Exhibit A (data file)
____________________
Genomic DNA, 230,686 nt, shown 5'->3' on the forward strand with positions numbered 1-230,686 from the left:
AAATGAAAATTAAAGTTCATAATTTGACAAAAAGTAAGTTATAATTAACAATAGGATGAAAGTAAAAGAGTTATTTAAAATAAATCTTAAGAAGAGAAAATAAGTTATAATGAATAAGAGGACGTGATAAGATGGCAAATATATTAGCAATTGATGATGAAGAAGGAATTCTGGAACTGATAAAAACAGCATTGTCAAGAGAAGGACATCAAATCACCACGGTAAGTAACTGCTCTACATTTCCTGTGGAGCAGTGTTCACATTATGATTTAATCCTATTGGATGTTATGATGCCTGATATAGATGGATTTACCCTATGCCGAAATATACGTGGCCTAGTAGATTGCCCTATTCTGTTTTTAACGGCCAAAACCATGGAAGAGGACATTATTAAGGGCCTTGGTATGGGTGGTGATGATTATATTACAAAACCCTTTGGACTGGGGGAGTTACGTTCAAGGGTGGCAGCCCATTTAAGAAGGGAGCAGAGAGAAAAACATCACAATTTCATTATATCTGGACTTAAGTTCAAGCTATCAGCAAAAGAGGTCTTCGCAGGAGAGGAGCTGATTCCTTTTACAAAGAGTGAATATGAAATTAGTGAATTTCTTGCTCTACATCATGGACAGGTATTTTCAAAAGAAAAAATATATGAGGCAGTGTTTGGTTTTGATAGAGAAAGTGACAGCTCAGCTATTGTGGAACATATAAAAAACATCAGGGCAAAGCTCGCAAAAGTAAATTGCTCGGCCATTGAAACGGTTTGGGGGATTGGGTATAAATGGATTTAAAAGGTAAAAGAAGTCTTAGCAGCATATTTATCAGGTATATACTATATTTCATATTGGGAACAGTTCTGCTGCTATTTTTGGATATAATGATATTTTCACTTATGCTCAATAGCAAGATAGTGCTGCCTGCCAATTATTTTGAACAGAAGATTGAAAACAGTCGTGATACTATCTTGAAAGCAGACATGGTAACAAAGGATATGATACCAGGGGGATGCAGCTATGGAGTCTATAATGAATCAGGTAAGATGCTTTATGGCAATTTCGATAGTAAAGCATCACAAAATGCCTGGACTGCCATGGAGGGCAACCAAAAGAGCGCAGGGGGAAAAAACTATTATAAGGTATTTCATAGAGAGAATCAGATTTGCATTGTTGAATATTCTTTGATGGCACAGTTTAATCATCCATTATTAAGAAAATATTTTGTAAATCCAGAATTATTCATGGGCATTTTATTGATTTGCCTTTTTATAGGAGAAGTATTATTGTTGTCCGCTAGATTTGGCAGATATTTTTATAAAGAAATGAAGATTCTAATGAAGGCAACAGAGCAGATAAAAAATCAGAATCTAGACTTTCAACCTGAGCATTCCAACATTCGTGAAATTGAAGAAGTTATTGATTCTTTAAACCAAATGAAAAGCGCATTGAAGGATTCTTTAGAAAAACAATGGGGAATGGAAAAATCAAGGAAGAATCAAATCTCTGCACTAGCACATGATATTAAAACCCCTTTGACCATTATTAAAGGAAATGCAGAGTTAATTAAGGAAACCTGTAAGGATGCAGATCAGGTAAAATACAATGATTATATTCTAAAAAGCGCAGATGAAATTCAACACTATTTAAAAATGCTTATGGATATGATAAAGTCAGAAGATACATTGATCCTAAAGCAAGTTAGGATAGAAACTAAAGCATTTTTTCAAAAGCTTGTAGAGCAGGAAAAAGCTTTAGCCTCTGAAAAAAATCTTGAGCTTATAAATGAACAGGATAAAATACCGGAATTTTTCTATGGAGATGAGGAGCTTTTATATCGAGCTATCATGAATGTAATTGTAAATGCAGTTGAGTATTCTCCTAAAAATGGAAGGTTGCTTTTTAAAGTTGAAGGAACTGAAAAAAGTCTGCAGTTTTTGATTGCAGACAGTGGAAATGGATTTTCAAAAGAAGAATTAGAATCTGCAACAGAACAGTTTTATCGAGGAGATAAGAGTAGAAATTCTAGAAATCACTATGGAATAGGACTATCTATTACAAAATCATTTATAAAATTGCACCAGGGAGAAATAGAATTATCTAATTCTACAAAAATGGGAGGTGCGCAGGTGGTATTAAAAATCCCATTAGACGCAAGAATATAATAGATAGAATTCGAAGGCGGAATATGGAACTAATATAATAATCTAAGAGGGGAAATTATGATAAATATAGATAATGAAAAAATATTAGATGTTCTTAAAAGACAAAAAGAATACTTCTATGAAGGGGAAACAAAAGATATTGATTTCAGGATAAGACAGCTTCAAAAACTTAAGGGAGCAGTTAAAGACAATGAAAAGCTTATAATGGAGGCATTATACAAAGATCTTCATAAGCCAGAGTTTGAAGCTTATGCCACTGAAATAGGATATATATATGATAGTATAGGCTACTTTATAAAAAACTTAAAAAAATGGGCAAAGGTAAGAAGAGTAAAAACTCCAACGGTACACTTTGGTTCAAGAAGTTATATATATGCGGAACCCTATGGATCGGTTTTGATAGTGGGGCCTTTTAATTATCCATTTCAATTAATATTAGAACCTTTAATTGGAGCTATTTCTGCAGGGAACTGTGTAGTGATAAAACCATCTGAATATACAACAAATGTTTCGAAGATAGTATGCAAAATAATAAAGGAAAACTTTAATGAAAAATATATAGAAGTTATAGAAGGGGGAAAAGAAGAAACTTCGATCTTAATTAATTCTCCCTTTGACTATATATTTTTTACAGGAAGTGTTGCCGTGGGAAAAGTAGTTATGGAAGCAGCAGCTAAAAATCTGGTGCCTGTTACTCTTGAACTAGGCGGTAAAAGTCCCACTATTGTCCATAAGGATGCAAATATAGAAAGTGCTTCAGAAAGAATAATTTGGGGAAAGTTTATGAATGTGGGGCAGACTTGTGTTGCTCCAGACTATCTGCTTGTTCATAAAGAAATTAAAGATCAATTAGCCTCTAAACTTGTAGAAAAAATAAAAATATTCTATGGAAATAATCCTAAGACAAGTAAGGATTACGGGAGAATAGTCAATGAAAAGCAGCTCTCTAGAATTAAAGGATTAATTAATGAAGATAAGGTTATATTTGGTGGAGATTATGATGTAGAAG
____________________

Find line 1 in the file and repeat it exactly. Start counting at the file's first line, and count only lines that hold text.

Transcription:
Genomic DNA, 230,686 nt, shown 5'->3' on the forward strand with positions numbered 1-230,686 from the left: